Which Company Will Change the Future of Healthcare? Here are 10 Contenders

08/13/2015 11:06 am ET Updated Dec 06, 2017

I have yet to hear of an industry that hasn't been massively disrupted by technology. Healthcare is no stranger to this disruption. The question is which companies will actually break through the barrier and solve some of the major issues healthcare faces today?

Major trends are becoming anything but, nowadays. Think precision or personalized medicine, genomic testing, diagnostic mobile apps and wearable devices, to name a few. But the powerhouses behind these innovations and new approaches to healthcare are what will bring them to fruition and to the masses. Globally, there are organizations aiming to achieve just this. The question is, can they? Healthcare issues tend to get really complicated really fast, even in your dinner party conversations with family and friends. Can anyone solve these issues or bring innovative possibilities to life? Well, here are 10 companies changing the future of healthcare. Who will succeed?

You decide.

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1. Google: Let's start with the giant on everyone's mind. Google has announced, began, and eluded major initiatives often behind their semi-secret division Google X, dedicated to making major technological advancements. Inside Google X is a special sector dedicated to medicine called Google Life Sciences. This small but fast-growing effort led by top physicians and researchers is looking to use data to help prevent people from getting sick rather than just treat sick people. From building a new robotic surgery platform in collaboration with Johnson & Johnson to genome storage, Google is arguably the biggest player. The reason? Google owns all of our information. Yes, you and me. Our searchers, our conversations, our email. Think about it. If they find a sweet spot of ensuring the privacy of our data but leveraging it to further health technology, Google may be able to affect changes in major areas of medicine and disease such as a cancer-detecting pill, Smart contact lens for diabetic patients, and even a medical record open sharing platform.

2. IBM: There's no denying IBM's a major disruptor for healthcare. Watson, the supercomputer designed to mimic how human cognition works (hence, how we learn), holds major promise to improve health care, administration and even more critically, cancer treatment. IBM began rolling this out to the medical world through insurance provider WellPoint and Memorial Sloan Kettering. Watson is currently diving deep into understanding how cancer is treated today from the world's expert oncologists. Watson has the ability to memorize the data of thousands of studies and trials. What could this do? It has the potential to provide healthcare professionals significant patient care improvements using artificial intelligence and sharing that information with the click of a button.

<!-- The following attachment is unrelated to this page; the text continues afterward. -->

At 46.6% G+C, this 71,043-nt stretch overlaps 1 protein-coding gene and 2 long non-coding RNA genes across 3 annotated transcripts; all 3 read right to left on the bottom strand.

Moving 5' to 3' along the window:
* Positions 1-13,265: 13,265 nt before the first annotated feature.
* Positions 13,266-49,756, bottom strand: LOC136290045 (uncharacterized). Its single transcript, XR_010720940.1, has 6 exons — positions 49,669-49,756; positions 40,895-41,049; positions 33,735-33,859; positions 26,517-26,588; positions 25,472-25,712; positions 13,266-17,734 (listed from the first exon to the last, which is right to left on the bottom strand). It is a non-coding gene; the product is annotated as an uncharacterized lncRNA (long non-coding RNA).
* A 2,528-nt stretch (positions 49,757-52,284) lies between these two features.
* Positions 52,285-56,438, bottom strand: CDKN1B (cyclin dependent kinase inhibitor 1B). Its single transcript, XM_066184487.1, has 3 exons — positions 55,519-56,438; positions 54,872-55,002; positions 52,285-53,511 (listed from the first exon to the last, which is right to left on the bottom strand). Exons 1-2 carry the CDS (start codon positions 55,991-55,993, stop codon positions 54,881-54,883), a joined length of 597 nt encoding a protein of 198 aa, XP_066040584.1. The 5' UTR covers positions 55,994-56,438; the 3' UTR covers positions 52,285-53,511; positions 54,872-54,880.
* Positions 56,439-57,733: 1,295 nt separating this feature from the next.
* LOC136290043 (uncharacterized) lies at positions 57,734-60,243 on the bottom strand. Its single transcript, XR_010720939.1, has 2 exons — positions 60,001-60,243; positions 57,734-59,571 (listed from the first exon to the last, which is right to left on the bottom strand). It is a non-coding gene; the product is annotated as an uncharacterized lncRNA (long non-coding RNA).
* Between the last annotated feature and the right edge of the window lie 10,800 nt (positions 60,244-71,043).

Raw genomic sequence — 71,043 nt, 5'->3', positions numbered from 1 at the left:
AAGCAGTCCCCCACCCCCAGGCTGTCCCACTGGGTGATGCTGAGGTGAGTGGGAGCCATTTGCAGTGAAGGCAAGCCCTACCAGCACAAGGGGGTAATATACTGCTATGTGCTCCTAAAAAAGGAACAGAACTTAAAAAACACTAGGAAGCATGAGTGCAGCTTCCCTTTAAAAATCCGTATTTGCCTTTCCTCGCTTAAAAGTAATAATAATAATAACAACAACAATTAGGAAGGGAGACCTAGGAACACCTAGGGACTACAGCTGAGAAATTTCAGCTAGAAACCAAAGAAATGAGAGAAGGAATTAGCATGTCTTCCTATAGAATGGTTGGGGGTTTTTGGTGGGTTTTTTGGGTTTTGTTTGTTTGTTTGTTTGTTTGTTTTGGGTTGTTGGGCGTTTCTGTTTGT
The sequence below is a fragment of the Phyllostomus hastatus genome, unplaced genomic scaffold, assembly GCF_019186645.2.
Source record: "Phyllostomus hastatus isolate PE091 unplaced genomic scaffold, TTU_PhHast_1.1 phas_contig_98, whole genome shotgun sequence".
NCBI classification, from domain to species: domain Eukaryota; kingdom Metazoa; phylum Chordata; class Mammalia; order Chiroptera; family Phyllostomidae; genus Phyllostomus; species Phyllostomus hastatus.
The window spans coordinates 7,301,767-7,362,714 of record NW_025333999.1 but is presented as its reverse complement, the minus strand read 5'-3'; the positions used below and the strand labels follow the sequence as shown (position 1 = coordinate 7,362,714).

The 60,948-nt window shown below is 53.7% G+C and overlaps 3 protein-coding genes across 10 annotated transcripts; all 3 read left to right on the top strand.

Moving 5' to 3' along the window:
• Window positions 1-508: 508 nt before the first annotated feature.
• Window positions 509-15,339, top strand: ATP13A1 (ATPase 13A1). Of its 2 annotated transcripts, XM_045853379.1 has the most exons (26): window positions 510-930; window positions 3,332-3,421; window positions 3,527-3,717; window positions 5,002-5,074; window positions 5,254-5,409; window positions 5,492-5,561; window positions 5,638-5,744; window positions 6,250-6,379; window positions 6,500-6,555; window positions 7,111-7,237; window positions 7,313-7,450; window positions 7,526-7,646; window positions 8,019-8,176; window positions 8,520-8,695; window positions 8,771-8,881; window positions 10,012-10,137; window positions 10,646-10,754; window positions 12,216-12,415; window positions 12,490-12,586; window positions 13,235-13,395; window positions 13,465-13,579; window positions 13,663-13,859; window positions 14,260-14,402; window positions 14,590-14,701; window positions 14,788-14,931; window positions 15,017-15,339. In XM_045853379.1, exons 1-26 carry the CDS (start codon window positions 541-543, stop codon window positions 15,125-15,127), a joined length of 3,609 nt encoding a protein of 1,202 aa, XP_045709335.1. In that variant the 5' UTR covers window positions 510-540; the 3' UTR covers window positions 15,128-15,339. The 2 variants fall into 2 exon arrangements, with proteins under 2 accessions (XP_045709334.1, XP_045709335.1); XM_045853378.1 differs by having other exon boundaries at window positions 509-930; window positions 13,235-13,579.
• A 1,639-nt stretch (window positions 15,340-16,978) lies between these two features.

3. Beijing Genomics Institute: This genome-sequencing powerhouse is what made DNA sequencing mass-market. The Institute invested in more cutting-edge-sequencing hardware, bringing to life the ability train analysts on making sense of reams of data output. It's become a go-to destination for scientists all over the world seeking to collaborate on ambitious projects to unlock the mysteries of plant, animal and human DNA. The Institute has become the most prolific research body to sequence human genomes. It has vastly reduced the cost of genome sequencing from $3 billion to a few thousand today. Genome sequencing is what has led to the discovery of genetic testing for cancer and other chronic diseases. Their goal is to organize all of the world's biological information available and even further, make it useful and accessible for further research and innovation. Think of it as a biological Google.

4. Medivation: Here is a company focused on finding new therapies for chronic diseases such as cancer. Based in San Francisco, one of the company's drug products, Xtandi, has been shown to extend the lives of men living with advanced stages of prostate cancer. They tackle some of the most serious diseases that currently have limited treatment options. Diseases include breast cancer and prostate cancer, two of the most common cancers in men and women. This biopharmaceutical research entity hopes to provide sound treatments to patients with otherwise critical illnesses.